From the Editor: Culinary Arts


Dinner and a show. I grew up with the romantic notions of what life must be like as an adult, getting to go to dinner and a show. Raised in the country about an hour from The Cities, I envisioned magical places like the Orpheum, the Guthrie, and the Ordway being set in the clouds somewhere. Getting to go to the Chanhassen Dinner Theatres was the cat’s meow, something I didn’t get to do until I was in my thirties. Today, in my late thirties, I still dress up for a night at the theater, I still get excited by the lights and the curtains, and I always look forward to dinner and a show.

I was 16 years old when I saw my first stage production in The Cities. I’d saved up my money and made the plans with my friends, Rachel and Sherry, to see The Phantom of the Opera at the Ordway in St. Paul. We ordered our tickets and got them in the mail. An ad for Forepaugh’s was included with the tickets; it said that we could ride a free shuttle to the Ordway if we dined there before a show…we made reservations with relief that we didn’t have to figure out how to get there ourselves. Somehow, Sherry drove us in her parents’ Taurus to St. Paul in rush hour, got us to Forepaugh’s in Irvine Park, and the night was ours. I remember that I ordered veal medallions in a cream sauce that I spilled on my blouse and tried to cover (probably unsuccessfully) with my mom’s necklace that I’d borrowed. We felt so fancy to be shuttled to the Ordway and everything was so bright and exciting. I sat in the center of the third row and was aghast with delight as the famed chandelier soared above my head, accompanied by the hammering organ chords. It was a night I’ll always remember.

Still in high school, I had a few other memorable opportunities to see big stage productions. When we were juniors, my friend Anna and I got tickets to see Miss Saigon at the Orpheum (on OPENING NIGHT!) and dined at the Nankin before making our way through protesters to the red carpet (RED CARPET!) and through the gold doors to the opulent lobby. Years later, I laugh about the Nankin but still take very seriously any protesters who dislike the portrayal of particular cultures in what we call our Western Canon. As a senior, I somehow won tickets to the Guthrie and my friend Sharayla and I went to Dream on Monkey Mountain at which I not only saw my first play (I was a musicals buff), but my first dancing naked man (again with the buff). Talk about the arts opening us up to new experiences; we were pretty shocked and had to try hard to maintain our decorum and not giggle ourselves out of the theater.

Now, at more than twice the age I was then, I see more than my fair share of shows. I pinch myself, because going to the theater is part of my job, even. My experiences have grown to include smaller venues and more obscure productions that have only broadened my horizons. I’ve figured out my beaten paths so that I always know where my Jeep is parked, no matter which theater I emerge from in the dark of night, in a standing-ovation stupor. I’ve even figured out that sometimes it’s easier to do a show then dinner. What? A late supper? Only fancy people do that! But when work runs late and there’s bound to be a line of cars to get out of the parking ramp after the show, why not spend that time noshing at a nearby establishment?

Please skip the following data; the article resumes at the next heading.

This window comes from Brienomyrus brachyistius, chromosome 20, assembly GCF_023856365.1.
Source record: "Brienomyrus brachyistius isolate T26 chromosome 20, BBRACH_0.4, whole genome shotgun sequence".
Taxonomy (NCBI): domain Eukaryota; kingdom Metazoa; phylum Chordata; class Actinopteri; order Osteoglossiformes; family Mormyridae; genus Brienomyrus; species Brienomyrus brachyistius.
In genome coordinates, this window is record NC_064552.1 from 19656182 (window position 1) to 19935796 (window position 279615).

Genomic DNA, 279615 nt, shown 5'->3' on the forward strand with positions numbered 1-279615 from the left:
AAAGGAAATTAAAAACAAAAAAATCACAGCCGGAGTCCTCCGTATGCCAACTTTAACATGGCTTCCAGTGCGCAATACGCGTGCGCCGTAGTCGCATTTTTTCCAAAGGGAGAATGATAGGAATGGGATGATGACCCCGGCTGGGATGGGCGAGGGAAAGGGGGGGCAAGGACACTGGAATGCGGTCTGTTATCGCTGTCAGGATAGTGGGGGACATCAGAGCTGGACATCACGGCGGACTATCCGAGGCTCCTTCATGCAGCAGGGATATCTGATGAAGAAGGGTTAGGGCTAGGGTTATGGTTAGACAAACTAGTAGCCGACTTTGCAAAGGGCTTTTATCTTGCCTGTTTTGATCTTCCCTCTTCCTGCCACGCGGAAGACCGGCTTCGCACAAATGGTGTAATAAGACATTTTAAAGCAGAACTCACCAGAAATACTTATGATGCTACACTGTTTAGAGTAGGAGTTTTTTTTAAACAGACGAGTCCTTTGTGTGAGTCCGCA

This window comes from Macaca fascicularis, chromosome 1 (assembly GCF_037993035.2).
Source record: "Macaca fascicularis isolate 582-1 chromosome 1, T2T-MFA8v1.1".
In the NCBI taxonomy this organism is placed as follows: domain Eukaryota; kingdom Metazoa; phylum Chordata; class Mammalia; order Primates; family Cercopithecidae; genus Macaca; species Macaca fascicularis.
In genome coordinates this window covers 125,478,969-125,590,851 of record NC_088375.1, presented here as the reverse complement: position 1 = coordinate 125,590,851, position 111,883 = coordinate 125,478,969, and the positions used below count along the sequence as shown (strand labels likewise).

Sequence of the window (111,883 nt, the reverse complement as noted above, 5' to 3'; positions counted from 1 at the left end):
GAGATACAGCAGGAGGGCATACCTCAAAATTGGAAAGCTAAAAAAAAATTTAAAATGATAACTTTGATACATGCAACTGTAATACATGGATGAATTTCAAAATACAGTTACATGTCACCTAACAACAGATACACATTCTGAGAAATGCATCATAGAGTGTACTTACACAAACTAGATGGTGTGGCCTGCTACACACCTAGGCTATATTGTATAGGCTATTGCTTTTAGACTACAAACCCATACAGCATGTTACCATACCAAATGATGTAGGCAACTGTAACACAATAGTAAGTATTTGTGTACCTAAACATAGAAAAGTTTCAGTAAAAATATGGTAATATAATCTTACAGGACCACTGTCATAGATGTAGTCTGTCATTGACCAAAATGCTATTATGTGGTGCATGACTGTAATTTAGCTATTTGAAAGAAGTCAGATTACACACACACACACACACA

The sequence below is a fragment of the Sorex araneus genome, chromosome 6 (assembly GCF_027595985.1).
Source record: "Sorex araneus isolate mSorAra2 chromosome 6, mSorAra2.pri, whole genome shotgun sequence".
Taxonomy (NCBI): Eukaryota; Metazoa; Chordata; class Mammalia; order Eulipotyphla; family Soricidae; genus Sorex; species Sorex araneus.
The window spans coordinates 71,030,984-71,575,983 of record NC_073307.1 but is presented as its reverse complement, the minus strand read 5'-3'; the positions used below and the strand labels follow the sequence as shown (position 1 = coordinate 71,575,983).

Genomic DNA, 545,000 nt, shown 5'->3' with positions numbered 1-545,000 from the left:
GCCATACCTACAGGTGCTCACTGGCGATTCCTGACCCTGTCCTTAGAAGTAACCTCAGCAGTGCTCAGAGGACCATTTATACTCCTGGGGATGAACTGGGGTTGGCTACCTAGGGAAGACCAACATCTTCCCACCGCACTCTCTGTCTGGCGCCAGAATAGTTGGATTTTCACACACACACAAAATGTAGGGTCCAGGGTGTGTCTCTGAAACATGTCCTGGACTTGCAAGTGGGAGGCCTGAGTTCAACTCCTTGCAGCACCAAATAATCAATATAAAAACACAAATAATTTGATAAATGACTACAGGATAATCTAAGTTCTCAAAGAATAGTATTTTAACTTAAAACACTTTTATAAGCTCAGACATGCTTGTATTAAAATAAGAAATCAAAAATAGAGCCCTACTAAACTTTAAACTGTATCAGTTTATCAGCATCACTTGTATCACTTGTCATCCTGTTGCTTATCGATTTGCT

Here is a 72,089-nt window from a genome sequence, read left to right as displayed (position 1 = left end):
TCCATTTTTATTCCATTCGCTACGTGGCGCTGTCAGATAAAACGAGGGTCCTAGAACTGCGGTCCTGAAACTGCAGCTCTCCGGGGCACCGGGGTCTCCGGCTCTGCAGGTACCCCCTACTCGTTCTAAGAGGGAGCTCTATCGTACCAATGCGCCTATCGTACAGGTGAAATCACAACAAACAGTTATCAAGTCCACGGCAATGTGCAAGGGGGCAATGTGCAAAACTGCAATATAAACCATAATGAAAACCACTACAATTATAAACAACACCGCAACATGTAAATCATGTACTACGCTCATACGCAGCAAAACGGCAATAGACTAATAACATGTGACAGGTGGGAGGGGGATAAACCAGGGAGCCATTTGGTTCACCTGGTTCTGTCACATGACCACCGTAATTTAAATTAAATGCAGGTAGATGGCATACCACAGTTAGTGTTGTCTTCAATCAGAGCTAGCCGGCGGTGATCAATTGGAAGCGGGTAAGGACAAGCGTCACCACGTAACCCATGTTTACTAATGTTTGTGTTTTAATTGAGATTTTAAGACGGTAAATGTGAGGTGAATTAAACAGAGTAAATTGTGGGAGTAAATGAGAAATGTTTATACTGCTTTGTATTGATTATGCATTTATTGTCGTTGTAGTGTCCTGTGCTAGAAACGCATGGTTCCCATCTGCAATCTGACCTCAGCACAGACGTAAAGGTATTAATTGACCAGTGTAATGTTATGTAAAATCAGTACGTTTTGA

Looking at this issue, our Food & Dining Pairings have me dancing with anticipation. Some people look forward to brackets and fantasy football, I look forward to plotting shows and meals. And, since I live on the Green Line in St. Paul, this new light rail method of transportation puts a fantastic number of venues within walking distance of mass transit—it’s a game-changer. I’ll choose Zen Box Izakaya or Sanctuary to pair up with shows at the Guthrie via the Green Line’s Downtown East stop; Meritage or Pazzaluna or Saint Paul Grill for shows at the Ordway or Park Square Theatre via the Green Line’s Central stop; Black Sheep Pizza or Sawatdee for shows at The Fitz or the History Theatre via the Green Line’s 10th Street Station, or pretty much any downtown show and restaurant via the Green Line’s Warehouse District or Nicollet Mall stops. The opportunities are rich and plentiful…and easy.

We have such talent in the Twin Cities. I’m not only speaking of the theaters and actors and directors and writers and singers and artists, but also of our culinary stars. I’m a person who values experiences more than gifts and, in terms of what we have here in our midst, our arts scene is a gift. Take advantage of it as best you can.

Best of luck to the stars of stage and kitchen as we start this Fall Season of theater. Thank you for enriching our lives as you do.

See you in the seats,


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